Employer Who Paid Employee In Pennies Is Being Sued
When you’re an employer, you probably know that not paying your employees will land you in trouble. But one employer is finding out that you can also get in trouble for how you pay your employees.
Mechanic Employee Says He Wasn’t Paid
The problem arose when an auto mechanic wasn’t getting paid and was owed about $900 in income from his employer.
The employer finally paid the employee. The problem is that the payment came in the form of pennies (9,100 pennies to be exact, delivered in a wheelbarrow) left on the employees driveway. Making the matter worse (and more spiteful), the pennies left on the driveway were covered in oil.
With the pennies, was a note, with an obscenity written on it. If that wasn’t enough, according to a lawsuit, the employer posted defamatory things on the employer’s website or social media about the employee.
The pennies came to about 500 pounds. As you can imagine, 500 pounds of oil soaked pennies can be difficult for an employee to cash or deposit in a bank account or do virtually anything with.
In order to do anything with the money. The employee had to spend hours cleaning off the money, transporting it to a bank, and finding a bank to actually accept all the pennies. This was all work that the employee was, of course, not paid any extra for.
Government Sues for Unpaid Wages and Retaliation
The U.S. Department of Labor has now gotten word of the tactic and is now filing legal action against the employer.
But pennies are still legal tender aren’t they (albeit not oil soaked pennies)?
Yes, they are. The problem is that the law prevents an employer from retaliating against an employee, for the employee demanding to be paid for income that is earned. An employer not only can’t retaliate against a worker who demands payment, but the employer also can’t discriminate against the employee.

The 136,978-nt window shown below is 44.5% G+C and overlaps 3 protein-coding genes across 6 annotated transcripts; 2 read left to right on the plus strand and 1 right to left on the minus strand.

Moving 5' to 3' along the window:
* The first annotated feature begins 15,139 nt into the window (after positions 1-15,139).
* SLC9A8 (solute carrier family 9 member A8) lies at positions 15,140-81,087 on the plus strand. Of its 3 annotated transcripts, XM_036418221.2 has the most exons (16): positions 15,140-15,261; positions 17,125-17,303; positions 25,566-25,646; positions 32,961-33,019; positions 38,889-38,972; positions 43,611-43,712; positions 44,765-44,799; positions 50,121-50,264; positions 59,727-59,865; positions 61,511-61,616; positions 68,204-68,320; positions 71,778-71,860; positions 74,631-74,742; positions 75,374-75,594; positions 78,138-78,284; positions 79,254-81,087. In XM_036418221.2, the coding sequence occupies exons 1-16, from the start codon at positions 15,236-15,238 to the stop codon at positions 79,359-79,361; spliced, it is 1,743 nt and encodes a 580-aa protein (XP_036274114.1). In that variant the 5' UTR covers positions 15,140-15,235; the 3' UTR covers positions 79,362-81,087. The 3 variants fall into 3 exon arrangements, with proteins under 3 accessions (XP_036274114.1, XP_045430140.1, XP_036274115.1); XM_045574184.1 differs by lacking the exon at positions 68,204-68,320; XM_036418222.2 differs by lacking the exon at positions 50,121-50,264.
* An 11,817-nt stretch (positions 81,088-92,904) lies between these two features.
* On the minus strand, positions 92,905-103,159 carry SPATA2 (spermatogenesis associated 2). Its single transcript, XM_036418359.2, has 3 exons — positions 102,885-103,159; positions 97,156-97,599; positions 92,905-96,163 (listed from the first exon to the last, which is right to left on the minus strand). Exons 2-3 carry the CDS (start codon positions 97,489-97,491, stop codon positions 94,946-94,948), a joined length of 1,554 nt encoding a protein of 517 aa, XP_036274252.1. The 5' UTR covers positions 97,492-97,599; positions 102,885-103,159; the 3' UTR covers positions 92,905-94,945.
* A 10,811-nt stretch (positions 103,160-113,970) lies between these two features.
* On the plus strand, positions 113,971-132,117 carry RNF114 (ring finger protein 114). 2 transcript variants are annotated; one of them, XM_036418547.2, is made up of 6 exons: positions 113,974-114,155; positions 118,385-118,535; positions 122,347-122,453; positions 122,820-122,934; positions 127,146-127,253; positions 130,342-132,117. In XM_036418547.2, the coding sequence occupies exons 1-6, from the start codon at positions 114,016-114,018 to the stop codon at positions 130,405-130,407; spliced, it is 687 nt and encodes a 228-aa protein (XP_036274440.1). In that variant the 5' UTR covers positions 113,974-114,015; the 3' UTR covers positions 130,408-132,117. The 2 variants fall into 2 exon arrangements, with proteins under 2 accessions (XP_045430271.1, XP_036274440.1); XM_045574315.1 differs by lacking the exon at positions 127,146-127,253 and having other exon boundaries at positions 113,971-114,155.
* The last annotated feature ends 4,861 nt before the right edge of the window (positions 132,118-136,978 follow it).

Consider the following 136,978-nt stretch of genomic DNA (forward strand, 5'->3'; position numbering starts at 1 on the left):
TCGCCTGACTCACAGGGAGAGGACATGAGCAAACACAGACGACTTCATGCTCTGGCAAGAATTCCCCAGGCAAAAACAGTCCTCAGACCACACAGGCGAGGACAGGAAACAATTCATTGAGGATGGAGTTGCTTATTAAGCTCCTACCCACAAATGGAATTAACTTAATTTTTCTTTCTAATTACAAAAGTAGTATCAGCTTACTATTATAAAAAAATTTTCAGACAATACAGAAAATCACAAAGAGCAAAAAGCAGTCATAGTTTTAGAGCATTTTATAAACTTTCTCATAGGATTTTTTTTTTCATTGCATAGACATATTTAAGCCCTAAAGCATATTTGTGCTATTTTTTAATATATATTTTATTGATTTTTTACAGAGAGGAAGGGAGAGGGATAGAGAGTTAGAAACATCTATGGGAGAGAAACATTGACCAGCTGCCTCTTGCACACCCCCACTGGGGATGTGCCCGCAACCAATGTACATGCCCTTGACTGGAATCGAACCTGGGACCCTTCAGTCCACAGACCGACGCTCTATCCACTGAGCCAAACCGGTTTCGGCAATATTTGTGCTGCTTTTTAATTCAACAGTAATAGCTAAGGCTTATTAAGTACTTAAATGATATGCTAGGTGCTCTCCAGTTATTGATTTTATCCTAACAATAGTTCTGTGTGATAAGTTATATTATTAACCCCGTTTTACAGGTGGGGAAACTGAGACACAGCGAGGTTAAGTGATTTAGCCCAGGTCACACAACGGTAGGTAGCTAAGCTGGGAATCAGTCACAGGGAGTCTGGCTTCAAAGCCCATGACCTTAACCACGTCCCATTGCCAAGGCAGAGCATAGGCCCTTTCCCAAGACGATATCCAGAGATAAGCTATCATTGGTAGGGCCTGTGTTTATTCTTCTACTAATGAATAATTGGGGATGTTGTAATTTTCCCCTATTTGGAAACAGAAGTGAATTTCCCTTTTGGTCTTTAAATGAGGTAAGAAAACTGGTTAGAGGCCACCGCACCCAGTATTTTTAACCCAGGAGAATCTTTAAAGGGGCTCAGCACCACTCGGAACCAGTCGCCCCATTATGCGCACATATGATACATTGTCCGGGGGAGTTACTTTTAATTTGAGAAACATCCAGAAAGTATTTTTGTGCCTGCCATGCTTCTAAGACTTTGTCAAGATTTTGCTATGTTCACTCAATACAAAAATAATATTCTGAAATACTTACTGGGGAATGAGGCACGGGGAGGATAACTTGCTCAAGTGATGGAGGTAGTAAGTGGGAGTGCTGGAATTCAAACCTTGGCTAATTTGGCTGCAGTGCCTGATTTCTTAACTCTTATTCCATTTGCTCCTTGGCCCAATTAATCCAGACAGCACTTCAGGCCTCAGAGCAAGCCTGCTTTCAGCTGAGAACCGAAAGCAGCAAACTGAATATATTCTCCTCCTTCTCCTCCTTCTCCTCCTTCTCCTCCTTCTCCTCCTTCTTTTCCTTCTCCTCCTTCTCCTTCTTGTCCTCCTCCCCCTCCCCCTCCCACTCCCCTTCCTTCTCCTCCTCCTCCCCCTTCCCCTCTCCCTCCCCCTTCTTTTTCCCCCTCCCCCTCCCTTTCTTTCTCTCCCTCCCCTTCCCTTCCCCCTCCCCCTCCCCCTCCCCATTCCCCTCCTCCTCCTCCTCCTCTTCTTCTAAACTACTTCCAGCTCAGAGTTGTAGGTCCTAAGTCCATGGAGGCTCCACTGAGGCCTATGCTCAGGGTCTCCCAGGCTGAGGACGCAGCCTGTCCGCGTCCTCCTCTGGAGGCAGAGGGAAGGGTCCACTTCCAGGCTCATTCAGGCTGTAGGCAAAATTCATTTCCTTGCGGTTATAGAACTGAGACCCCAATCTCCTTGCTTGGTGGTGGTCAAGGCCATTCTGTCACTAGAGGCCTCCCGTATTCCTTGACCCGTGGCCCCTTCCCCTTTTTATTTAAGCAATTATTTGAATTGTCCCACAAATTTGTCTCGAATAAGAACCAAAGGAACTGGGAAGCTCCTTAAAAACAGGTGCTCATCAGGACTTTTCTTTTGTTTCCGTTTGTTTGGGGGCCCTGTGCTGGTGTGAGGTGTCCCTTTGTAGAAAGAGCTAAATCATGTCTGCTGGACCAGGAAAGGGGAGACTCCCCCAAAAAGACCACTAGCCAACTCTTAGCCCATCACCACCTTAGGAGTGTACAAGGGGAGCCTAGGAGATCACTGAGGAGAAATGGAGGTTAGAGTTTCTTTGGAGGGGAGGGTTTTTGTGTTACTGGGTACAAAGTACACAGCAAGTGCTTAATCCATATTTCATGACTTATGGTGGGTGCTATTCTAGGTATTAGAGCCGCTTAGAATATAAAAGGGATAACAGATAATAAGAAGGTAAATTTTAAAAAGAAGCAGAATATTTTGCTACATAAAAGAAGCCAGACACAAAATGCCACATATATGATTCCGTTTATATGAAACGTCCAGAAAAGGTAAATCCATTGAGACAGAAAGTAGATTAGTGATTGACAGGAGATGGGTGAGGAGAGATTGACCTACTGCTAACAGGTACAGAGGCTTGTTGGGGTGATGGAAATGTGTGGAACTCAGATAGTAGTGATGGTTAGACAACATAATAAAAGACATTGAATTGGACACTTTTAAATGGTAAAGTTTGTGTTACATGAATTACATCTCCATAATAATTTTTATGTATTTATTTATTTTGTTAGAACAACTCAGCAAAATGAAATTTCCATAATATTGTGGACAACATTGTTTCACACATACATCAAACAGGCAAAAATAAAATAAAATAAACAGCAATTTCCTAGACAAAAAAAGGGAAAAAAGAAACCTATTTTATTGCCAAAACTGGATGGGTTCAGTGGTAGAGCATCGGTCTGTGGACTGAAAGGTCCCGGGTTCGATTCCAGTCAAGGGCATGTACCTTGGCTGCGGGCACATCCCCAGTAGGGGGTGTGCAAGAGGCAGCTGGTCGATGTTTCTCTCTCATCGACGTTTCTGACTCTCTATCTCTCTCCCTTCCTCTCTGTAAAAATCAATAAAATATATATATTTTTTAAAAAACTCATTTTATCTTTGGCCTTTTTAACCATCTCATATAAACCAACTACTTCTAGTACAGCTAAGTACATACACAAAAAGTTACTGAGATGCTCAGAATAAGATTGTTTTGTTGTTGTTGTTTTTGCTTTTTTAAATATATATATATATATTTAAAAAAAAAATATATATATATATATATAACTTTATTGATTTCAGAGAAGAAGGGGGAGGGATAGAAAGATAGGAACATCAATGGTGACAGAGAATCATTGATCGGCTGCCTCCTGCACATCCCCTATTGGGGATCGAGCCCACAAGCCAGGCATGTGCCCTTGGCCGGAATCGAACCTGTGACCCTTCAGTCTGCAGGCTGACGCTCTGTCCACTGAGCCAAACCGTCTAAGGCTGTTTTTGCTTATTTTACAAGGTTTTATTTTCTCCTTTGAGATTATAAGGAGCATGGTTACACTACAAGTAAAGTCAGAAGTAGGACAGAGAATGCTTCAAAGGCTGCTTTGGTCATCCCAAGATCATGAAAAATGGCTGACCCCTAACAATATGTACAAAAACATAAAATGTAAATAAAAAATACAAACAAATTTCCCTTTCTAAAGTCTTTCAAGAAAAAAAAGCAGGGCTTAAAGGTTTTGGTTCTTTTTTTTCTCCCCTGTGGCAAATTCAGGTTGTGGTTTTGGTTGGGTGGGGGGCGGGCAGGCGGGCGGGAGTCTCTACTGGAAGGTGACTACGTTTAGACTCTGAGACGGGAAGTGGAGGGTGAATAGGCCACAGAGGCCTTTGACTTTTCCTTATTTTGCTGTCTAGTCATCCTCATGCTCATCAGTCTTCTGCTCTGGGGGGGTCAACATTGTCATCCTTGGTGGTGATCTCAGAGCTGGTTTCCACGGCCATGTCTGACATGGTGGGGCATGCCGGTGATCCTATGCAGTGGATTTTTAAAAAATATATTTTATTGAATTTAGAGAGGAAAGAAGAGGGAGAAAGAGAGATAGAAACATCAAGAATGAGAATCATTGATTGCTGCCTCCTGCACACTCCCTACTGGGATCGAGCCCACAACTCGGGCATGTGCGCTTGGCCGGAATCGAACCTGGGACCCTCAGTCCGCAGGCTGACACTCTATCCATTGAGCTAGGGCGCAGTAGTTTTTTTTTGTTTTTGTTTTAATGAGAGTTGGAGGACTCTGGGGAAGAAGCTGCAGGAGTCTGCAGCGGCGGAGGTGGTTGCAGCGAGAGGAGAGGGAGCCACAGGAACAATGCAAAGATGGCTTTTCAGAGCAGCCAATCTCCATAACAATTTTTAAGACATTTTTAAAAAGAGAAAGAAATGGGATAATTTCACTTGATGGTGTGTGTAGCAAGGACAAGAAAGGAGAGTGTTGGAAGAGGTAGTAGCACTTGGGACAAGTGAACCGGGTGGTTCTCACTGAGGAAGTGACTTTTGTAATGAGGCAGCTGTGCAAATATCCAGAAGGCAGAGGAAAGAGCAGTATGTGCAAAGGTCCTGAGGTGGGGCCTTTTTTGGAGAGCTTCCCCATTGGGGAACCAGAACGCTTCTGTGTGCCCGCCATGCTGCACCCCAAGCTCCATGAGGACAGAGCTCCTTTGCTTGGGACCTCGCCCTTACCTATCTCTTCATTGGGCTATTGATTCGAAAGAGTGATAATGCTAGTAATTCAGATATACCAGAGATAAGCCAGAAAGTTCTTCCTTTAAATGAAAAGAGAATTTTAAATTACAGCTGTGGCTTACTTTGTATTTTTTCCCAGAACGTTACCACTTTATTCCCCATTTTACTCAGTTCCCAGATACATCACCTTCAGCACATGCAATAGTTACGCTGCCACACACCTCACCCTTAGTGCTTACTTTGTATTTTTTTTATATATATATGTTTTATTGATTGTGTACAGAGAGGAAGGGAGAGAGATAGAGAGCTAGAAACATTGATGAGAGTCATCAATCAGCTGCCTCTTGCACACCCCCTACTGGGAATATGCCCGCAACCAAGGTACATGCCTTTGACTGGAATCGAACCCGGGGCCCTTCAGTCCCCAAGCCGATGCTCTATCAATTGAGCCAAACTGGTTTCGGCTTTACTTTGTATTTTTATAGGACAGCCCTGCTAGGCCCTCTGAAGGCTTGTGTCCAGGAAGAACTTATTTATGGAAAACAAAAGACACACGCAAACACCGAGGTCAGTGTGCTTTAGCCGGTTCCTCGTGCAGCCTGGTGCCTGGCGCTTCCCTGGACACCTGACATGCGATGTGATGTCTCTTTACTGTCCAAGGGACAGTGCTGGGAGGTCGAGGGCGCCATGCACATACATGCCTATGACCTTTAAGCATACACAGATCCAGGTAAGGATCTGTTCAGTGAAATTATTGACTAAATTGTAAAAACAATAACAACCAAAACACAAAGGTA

Although there was a dispute about what was owed, the claim that the worker brought to the Department of Labor was brought under the Fair Labor Standards Act (FLSA). The Department of Labor has sued not just for the retaliation, but for the failure to pay wages earned under the FLSA, claiming that the employee worked more than 40 hours a week, but was only paid a flat weekly rate, meaning the employee was deprived of overtime pay that he should have been paid.
In some cases, an employer that doesn’t pay an employee what he or she is owed, can be liable for double the unpaid wages, especially if the nonpayment was willful.
The employee and the Department of Labor also claim in the suit that the employer was not keeping proper records of time worked, as is required by the FLSA as well.
Call the West Palm Beach employment law attorneys at Pike & Lustig today to help stay in compliance with employment laws, and to help you work with your employees in any dispute that may arise.